The theatrical release poster of Sidney Lumet’s “Serpico” poster looks to be a simple close-up shot of the young star, Al Pacino. Look again, this time recalling images of Jesus Christ you’ve seen in books, paintings, altars, church offices. Suddenly this cover portrait isn’t quite so cut-and-dry, is it? The shaggy beard, the loose clothing, those soulful, weary, tortured eyes, the ethereal light adorning the top of his head — all these elements shape the image of this man as a good man forced to bear an enormous burden. This is too calculated to be a coincidence.
Pacino, mind you, does not play legendary whistleblower Frank Serpico, the New York City cop who testified against NYPD’s widespread corruption in 1971, as a savior. Like most real heroes, he has no desire to live in infamy, or have his name become a reverant utterance for some, a curse for others. Frank, who grew up wanting to be a cop, wants to clean up New York’s streets. He wants to work hard; more than that, he wants to work honest. His refusal to compromise his principles marks him as untrustworthy, a do-gooder who could rat out cops on the take (which, in 1970s New York, describes 98 percent of the police force). Pacino couldn’t be a better fit for the role. He’s an actor who tends to hold more of himself in than he ever lets out. Frank Serpico learned very early that he’d better be the same way if he hoped to survive his job.
Since Pacino is the clear frontrunner in “Serpico,” Lumet builds the film as a series of episodes — all beginning with Frank hopeful and trusting, all ending with him beaten down and wary — around his character. (Lumet employs this fragmented timeline strategy in other films, including 2007’s “Before the Devil Knows You’re Dead.”) The film starts not at the beginning but at the end, with Frank bleeding in the back of a police cruiser. Buzz surrounding his injury suggests the shooting could have been friendly fire. Interspersed in this opening sequence we get flashbacks to Frank’s academy graduation and his first days on the job. Immediately he realizes the job won’t be what he thought. His long hair and beard and hippie garb set him apart from his fellow cops and make him the target of coworkers like Barto (Ed Crowley). When Frank refuses to shake down gambling organizations and drug rings or take their money, he becomes a pariah. His superiors, like Capt. Insp. McClain (Biff McGuire), urge him to keep quiet about the seedy politics, not to go outside the department: “Frank, we wash our own laundry here!” Frank, however, has a conscience that won’t stop reminding him he can’t trust the department and never could: “The reality is that we do not wash our own laundry — it just gets dirtier.”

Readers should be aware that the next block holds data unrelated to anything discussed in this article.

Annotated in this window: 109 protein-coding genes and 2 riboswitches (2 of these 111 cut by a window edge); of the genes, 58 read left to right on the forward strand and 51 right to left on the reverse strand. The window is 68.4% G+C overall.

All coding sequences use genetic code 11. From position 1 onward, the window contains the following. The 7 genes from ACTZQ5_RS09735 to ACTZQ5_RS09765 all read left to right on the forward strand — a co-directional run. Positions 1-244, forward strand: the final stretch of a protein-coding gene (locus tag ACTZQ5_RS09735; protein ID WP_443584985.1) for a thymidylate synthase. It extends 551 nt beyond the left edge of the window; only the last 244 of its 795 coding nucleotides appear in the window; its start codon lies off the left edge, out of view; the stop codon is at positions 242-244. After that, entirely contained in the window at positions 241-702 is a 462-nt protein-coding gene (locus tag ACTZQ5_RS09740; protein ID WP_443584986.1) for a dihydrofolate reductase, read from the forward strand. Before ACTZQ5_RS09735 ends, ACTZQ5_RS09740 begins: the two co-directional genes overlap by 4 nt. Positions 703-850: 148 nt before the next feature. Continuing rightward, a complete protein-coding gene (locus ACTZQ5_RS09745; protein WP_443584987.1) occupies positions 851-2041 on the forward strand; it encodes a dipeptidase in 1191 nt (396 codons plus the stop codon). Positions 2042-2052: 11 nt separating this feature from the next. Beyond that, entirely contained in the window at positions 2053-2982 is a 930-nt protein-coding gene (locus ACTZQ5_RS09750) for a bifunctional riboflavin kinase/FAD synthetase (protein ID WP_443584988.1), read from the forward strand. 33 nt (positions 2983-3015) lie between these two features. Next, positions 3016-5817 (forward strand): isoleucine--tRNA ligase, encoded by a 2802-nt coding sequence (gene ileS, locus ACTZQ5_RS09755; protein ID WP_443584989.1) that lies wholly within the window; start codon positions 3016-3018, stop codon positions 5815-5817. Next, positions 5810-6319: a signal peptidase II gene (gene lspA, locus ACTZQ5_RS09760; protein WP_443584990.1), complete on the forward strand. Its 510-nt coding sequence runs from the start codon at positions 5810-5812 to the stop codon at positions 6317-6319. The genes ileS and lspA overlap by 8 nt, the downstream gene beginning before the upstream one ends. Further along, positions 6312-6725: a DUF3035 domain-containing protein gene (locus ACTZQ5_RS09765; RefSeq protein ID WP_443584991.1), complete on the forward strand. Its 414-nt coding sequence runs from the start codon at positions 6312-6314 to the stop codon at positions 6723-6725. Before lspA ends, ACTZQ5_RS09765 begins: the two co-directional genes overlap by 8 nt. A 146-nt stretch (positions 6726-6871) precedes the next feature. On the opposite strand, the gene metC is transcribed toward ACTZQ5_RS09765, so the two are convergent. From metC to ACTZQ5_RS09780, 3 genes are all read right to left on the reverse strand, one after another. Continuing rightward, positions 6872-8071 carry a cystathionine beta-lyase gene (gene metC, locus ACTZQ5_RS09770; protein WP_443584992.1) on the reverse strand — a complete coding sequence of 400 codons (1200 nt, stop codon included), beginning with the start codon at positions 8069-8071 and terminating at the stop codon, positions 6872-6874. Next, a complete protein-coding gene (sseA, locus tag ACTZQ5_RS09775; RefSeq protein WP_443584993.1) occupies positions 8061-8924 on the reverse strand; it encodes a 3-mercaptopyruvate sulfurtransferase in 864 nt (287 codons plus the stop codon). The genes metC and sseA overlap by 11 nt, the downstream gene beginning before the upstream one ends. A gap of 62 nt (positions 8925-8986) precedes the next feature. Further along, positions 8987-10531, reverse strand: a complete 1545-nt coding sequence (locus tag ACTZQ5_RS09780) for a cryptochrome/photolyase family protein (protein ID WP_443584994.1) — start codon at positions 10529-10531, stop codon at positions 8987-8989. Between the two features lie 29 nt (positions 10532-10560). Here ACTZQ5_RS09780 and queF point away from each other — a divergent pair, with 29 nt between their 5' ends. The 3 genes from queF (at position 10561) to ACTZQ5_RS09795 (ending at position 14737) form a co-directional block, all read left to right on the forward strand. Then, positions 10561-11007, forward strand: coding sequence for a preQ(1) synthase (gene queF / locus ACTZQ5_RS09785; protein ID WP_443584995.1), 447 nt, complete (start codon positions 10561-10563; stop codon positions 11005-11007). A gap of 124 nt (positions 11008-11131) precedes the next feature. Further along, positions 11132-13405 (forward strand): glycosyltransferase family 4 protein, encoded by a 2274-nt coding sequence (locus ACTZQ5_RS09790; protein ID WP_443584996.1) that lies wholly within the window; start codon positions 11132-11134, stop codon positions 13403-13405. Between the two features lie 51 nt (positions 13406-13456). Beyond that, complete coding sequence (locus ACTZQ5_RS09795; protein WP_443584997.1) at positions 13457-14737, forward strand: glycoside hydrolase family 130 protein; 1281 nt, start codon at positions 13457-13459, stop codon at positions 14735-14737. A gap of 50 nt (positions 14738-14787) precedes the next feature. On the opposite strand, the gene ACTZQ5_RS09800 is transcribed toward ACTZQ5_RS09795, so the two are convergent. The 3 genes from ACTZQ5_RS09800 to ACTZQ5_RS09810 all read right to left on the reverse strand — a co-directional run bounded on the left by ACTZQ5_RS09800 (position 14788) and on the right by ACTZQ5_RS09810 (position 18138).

Lumet’s directing style, based on fast-and-loose shots and pavement-level action, supplies a nice contrast to Pacino’s measured performance. Lumet gets right in the grit and the grime, training the camera on small details that slam the truth of Frank Serpico’s predicament in our faces. During the pivotal shootout finale, there’s plenty of shouting and confusion and mayhem, but peel your eyes for Pacino’s hand straining its way underneath a chained door, the door ripping the skin, his face forcing its way through. There’s an unspoken symbolism here, the same kind evident in the movie poster: Frank Serpico is the foreign element that won’t adapt to his environment. He will force his environment to adapt to him. The director’s shots, which famously rattled a post-“Godfather” Pacino, give the lead actor space to up the ante in his performance. And though he’s an inward-leaning actor, Pacino finds the intensity — quiet and explosive — that fuels “Serpico” for 130 minutes. Whether he’s watching his long-term relationship with Leslie (Cornelia Sharpe) go up in flames or confronting crooked cops, you can’t look away.
Although there are thrilling shootouts and escapes, that’s the real story of “Serpico,” the one with emotional impact: the collision of expectation and reality. Even as adults living in what we expect to be an adult world, it’s a crash we experience not once, but over and over again.